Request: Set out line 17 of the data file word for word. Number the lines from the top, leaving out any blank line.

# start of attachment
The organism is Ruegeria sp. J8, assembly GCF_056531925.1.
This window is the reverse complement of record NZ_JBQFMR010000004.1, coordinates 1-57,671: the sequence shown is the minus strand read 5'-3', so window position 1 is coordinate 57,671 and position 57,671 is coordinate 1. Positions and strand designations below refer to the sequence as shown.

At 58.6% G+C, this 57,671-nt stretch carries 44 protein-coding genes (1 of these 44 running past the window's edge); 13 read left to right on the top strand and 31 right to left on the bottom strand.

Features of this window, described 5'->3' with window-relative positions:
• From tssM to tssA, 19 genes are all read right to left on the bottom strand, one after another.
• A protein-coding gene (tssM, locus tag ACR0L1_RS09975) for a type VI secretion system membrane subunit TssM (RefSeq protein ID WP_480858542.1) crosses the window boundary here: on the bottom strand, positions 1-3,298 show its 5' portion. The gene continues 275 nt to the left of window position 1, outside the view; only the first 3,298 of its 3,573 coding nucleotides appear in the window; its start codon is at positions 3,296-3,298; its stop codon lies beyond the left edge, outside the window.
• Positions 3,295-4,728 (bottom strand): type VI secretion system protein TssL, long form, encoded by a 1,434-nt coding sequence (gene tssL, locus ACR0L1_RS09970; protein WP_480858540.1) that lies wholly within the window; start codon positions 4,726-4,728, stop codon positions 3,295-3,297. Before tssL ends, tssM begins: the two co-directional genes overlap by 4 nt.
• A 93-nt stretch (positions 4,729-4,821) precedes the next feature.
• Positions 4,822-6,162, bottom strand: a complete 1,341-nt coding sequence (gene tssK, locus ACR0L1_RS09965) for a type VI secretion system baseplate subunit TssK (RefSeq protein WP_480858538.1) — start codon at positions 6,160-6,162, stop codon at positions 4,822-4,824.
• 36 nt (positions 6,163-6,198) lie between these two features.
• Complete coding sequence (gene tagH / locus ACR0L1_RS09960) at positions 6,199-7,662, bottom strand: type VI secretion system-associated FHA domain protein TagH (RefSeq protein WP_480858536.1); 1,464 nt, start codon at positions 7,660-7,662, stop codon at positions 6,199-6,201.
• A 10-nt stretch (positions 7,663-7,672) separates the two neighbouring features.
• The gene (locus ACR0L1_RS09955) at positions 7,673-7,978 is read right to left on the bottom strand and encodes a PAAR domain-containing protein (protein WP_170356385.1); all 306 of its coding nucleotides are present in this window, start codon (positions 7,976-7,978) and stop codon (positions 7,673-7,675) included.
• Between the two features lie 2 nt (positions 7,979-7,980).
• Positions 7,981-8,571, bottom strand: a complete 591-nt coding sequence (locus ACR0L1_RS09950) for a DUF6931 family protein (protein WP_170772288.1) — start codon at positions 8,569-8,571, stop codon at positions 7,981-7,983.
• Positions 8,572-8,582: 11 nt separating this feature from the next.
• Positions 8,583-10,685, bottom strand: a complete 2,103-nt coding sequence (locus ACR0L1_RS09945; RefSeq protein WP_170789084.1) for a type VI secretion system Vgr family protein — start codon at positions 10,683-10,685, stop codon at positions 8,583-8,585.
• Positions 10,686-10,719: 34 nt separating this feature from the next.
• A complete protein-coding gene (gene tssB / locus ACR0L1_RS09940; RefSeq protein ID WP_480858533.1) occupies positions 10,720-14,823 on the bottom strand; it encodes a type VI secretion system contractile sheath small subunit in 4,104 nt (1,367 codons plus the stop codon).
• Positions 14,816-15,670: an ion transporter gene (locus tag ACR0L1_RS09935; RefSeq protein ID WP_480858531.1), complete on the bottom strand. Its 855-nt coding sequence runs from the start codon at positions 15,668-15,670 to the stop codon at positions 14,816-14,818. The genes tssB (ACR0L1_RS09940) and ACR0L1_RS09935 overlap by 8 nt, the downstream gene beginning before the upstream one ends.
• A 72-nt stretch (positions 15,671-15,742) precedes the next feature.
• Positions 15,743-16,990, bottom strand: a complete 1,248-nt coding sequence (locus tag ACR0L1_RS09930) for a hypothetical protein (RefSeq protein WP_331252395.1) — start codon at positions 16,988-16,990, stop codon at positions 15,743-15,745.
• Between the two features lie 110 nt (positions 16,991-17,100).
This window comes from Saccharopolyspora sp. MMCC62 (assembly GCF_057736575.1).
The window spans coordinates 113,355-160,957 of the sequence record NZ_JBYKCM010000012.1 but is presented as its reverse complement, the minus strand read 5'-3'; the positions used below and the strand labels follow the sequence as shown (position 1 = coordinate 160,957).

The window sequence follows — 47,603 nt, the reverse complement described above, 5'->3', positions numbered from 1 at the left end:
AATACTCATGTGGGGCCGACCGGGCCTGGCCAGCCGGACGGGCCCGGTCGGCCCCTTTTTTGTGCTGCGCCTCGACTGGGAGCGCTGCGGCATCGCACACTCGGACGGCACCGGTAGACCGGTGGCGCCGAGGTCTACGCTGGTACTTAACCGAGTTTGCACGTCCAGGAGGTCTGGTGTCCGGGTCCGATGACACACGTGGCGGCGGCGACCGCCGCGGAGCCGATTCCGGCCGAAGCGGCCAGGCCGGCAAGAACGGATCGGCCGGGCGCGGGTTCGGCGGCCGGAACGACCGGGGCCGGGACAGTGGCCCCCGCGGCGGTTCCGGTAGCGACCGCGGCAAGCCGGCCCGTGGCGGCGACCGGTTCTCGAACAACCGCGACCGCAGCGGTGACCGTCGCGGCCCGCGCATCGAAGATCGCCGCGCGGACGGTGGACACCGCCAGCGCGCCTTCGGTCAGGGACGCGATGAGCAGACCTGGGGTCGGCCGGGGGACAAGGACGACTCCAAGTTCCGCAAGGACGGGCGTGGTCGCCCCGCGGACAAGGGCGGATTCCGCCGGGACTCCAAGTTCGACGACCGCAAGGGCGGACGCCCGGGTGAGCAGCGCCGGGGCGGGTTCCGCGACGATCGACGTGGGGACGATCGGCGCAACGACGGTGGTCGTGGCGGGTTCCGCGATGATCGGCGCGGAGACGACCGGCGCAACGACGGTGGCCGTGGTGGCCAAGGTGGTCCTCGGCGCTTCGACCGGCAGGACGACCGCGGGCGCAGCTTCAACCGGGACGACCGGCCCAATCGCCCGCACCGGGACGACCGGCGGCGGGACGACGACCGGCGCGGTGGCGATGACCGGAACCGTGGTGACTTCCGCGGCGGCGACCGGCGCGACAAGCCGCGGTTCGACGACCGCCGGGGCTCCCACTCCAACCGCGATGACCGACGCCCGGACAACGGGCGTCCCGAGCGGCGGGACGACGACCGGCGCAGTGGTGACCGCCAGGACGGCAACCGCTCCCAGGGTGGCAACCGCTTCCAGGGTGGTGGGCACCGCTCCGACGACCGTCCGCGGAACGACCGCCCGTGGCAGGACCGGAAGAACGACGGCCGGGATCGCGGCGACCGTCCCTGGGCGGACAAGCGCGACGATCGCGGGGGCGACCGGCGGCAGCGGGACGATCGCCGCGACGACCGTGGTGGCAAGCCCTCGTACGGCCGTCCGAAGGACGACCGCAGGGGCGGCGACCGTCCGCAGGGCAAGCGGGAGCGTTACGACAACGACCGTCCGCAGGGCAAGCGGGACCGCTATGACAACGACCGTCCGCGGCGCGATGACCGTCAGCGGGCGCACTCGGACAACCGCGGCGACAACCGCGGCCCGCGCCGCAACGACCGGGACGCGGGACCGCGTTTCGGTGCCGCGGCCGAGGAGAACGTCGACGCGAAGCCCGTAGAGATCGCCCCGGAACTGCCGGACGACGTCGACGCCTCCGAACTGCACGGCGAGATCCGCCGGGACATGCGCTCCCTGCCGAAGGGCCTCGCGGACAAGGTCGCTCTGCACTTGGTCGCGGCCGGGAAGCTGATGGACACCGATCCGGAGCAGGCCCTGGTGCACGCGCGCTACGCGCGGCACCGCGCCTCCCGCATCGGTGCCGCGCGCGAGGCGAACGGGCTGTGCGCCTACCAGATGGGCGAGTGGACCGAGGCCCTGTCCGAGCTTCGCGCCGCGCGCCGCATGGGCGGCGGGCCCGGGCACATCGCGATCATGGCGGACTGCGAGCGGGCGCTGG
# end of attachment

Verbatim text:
• Positions 8,583-10,685, bottom strand: a complete 2,103-nt coding sequence (locus ACR0L1_RS09945; RefSeq protein WP_170789084.1) for a type VI secretion system Vgr family protein — start codon at positions 10,683-10,685, stop codon at positions 8,583-8,585.